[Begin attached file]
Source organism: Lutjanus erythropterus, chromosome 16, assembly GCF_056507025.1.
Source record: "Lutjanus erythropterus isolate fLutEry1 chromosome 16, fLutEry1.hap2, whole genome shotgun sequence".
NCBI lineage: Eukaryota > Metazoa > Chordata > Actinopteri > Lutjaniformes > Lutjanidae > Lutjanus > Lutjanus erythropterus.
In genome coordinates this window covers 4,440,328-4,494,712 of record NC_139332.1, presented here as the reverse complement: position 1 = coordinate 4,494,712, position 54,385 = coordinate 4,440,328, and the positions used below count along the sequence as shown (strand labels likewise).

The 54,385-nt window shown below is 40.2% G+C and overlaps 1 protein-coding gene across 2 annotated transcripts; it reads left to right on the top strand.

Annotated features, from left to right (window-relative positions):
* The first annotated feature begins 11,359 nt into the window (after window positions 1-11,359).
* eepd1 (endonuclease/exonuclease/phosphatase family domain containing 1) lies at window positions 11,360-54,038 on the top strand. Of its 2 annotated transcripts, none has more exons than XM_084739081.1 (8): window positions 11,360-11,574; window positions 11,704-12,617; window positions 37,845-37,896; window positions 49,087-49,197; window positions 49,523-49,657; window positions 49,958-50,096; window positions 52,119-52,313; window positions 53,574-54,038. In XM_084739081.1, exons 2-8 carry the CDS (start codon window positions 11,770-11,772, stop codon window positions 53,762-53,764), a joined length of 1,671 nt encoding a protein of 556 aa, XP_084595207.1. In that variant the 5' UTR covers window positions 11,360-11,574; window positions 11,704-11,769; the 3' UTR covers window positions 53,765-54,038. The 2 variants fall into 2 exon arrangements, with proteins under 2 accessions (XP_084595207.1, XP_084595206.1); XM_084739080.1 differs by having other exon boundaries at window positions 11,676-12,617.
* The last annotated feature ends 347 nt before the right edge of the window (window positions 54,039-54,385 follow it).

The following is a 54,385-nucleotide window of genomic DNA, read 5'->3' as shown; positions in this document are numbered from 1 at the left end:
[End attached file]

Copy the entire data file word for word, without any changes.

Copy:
Source organism: Lutjanus erythropterus, chromosome 16, assembly GCF_056507025.1.
Source record: "Lutjanus erythropterus isolate fLutEry1 chromosome 16, fLutEry1.hap2, whole genome shotgun sequence".
NCBI lineage: Eukaryota > Metazoa > Chordata > Actinopteri > Lutjaniformes > Lutjanidae > Lutjanus > Lutjanus erythropterus.
In genome coordinates this window covers 4,440,328-4,494,712 of record NC_139332.1, presented here as the reverse complement: position 1 = coordinate 4,494,712, position 54,385 = coordinate 4,440,328, and the positions used below count along the sequence as shown (strand labels likewise).

The 54,385-nt window shown below is 40.2% G+C and overlaps 1 protein-coding gene across 2 annotated transcripts; it reads left to right on the top strand.

Annotated features, from left to right (window-relative positions):
* The first annotated feature begins 11,359 nt into the window (after window positions 1-11,359).
* eepd1 (endonuclease/exonuclease/phosphatase family domain containing 1) lies at window positions 11,360-54,038 on the top strand. Of its 2 annotated transcripts, none has more exons than XM_084739081.1 (8): window positions 11,360-11,574; window positions 11,704-12,617; window positions 37,845-37,896; window positions 49,087-49,197; window positions 49,523-49,657; window positions 49,958-50,096; window positions 52,119-52,313; window positions 53,574-54,038. In XM_084739081.1, exons 2-8 carry the CDS (start codon window positions 11,770-11,772, stop codon window positions 53,762-53,764), a joined length of 1,671 nt encoding a protein of 556 aa, XP_084595207.1. In that variant the 5' UTR covers window positions 11,360-11,574; window positions 11,704-11,769; the 3' UTR covers window positions 53,765-54,038. The 2 variants fall into 2 exon arrangements, with proteins under 2 accessions (XP_084595207.1, XP_084595206.1); XM_084739080.1 differs by having other exon boundaries at window positions 11,676-12,617.
* The last annotated feature ends 347 nt before the right edge of the window (window positions 54,039-54,385 follow it).

The following is a 54,385-nucleotide window of genomic DNA, read 5'->3' as shown; positions in this document are numbered from 1 at the left end: